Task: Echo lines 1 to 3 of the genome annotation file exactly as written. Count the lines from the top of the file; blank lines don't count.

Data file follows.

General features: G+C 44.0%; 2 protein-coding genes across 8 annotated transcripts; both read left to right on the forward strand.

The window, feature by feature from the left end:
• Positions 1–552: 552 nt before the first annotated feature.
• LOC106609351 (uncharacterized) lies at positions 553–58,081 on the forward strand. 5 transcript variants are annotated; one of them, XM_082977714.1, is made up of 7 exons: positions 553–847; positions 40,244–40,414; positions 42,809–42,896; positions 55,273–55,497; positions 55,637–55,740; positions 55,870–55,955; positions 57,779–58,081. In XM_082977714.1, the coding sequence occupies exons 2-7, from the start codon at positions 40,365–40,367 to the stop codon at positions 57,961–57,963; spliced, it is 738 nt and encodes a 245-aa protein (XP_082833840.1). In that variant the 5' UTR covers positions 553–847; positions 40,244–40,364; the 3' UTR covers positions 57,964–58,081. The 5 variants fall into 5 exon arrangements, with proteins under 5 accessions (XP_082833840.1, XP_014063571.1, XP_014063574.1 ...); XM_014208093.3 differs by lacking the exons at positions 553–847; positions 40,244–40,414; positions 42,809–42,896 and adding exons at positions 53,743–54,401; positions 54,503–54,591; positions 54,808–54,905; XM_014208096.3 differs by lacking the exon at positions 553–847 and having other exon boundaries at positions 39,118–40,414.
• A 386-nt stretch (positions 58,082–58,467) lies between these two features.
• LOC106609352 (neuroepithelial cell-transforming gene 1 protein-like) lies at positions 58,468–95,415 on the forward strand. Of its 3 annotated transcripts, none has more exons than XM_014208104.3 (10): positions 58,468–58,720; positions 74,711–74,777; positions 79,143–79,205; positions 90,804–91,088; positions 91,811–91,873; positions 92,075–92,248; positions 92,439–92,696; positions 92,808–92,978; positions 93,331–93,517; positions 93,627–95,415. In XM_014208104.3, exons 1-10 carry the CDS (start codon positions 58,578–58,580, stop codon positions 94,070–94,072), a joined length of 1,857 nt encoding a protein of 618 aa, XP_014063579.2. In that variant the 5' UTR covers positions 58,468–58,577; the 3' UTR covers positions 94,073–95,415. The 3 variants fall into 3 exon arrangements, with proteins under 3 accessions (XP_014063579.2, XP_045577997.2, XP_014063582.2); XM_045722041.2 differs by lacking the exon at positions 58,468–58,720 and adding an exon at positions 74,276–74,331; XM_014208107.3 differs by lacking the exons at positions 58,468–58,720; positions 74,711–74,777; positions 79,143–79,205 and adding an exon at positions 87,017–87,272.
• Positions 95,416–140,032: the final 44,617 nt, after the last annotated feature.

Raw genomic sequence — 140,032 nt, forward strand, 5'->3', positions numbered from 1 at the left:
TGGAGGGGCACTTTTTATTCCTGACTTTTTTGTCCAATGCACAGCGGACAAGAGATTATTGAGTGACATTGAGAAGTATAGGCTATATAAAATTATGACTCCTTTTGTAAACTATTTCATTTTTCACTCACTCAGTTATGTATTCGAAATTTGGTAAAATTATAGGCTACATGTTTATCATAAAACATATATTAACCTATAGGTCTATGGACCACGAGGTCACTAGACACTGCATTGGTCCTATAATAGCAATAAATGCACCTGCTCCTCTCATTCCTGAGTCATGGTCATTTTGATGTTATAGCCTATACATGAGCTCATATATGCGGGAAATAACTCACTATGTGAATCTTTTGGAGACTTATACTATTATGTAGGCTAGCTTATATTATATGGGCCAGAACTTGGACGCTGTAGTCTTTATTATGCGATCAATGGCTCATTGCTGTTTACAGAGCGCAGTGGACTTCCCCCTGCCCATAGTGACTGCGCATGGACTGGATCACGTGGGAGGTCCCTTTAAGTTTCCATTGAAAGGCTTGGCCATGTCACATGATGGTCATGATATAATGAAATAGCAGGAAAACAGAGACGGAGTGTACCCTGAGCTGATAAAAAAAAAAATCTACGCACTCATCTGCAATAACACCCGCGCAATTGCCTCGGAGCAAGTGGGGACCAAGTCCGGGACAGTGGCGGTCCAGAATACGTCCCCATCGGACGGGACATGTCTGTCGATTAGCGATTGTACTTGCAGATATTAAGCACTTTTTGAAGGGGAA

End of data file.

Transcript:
General features: G+C 44.0%; 2 protein-coding genes across 8 annotated transcripts; both read left to right on the forward strand.

The window, feature by feature from the left end:
• Positions 1–552: 552 nt before the first annotated feature.